Why it’s better not to wait for Prince Charming to come and save me?

It’s always been my secret, little girl’s dream for the Prince Charming to come to my castle on the hill and save me. The older I get, however, the more I realize that, this would neither solve my problem nor give me any real satisfaction.

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When life gets difficult we tend to wish for someone to come and save us from our misery. I’m in debt –  I’d love to get unexpected inheritance. I’m unhappy in my marriage – I’d love a Prince Charming to come and save me and we will live happily ever after. I don’t like my job – I wish somebody would give me a great job offer… It’s easier that way. We don’t have to do anything and if we’re stuck in our misery, it’s not our fault because it’s his/her fault that they haven’t saved us yet.

We are all conditioned to look to the external to be both a cause and a cure for all the areas of our life that we are dissatisfied with. With good intentions, our friends often point to others to make our suffering easier: Don’t worry about this idiot, next time you’ll  have more luck and find someone better or How could he have done it to you? Unfortunately, it’s a dangerous technique.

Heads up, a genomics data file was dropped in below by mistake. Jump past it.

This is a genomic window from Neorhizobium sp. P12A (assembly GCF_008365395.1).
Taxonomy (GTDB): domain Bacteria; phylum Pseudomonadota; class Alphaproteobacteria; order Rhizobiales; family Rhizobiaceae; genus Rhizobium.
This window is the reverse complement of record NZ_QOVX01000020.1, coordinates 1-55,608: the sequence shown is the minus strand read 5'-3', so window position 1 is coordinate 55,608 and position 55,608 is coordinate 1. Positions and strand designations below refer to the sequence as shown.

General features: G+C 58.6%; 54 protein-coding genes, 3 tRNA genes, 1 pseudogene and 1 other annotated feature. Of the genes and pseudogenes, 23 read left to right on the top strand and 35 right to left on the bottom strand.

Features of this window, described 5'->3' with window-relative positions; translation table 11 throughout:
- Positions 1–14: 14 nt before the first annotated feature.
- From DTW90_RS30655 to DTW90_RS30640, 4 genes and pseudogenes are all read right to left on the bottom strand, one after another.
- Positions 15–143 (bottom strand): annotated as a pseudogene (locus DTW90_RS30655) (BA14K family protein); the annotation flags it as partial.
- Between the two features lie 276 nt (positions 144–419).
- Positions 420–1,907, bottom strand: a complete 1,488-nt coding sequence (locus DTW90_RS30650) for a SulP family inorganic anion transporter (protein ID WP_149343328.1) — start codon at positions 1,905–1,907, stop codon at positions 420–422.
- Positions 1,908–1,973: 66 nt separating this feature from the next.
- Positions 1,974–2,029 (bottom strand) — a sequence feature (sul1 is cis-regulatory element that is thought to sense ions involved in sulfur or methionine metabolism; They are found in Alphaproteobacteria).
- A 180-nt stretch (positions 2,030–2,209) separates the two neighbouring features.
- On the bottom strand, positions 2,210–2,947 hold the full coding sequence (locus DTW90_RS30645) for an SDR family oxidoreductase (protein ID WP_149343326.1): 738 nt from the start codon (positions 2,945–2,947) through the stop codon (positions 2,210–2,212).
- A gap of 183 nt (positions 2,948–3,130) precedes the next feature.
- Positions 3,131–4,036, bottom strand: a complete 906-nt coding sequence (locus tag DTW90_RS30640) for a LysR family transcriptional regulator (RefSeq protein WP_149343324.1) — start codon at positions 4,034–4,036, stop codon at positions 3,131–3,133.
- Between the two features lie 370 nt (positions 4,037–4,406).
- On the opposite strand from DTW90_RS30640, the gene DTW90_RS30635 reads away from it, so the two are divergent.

Since we’ve moved to Mauritius, my old thinking habit has been coming back frequently. So I am consciously trying to challenge myself every time I am falling into this trap and here is some of my self talk when I try to convince myself why it is better for me to work on what I want rather than wait for someone to save me or give it to me.

  1. I am the captain of my ship – It may be a very uncomfortable thing to admit to oneself that we are at cause in our lives. We are responsible for the state of our lives, where we live, how much money we have. Yes, there are many external circumstances that affect it and in extreme cases we can’t control disease, natural disasters, etc. However, if we look at the basics the choices we make give us the results we have… I’ve heard a story at a workshop once: A reporter interviewed two men. The first guy was a convict serving life sentence in an American jail. The other was a successful entrepreneur, living in a beautiful house with his happy family. The first men explained that: I’m coming from a broken family, my dad was an alcoholic who beat us, my mum was a drug addict. I run away from home and started stealing. With circumstances like this what else could I do? The other men explained: I’m coming from a broken family, my dad was an alcoholic who beat us, my mum was a drug addict. I run away from home and did all I could to have a good life and to make sure my kids don’t go through what I went through. With circumstances like this what else could I do? [I am looking for the source of this story and will put reference here once found]. The story is a bit simplistic but represents my point. It’s not easy but we always have a choice to ignore the circumstances and decide where we want to take our lives.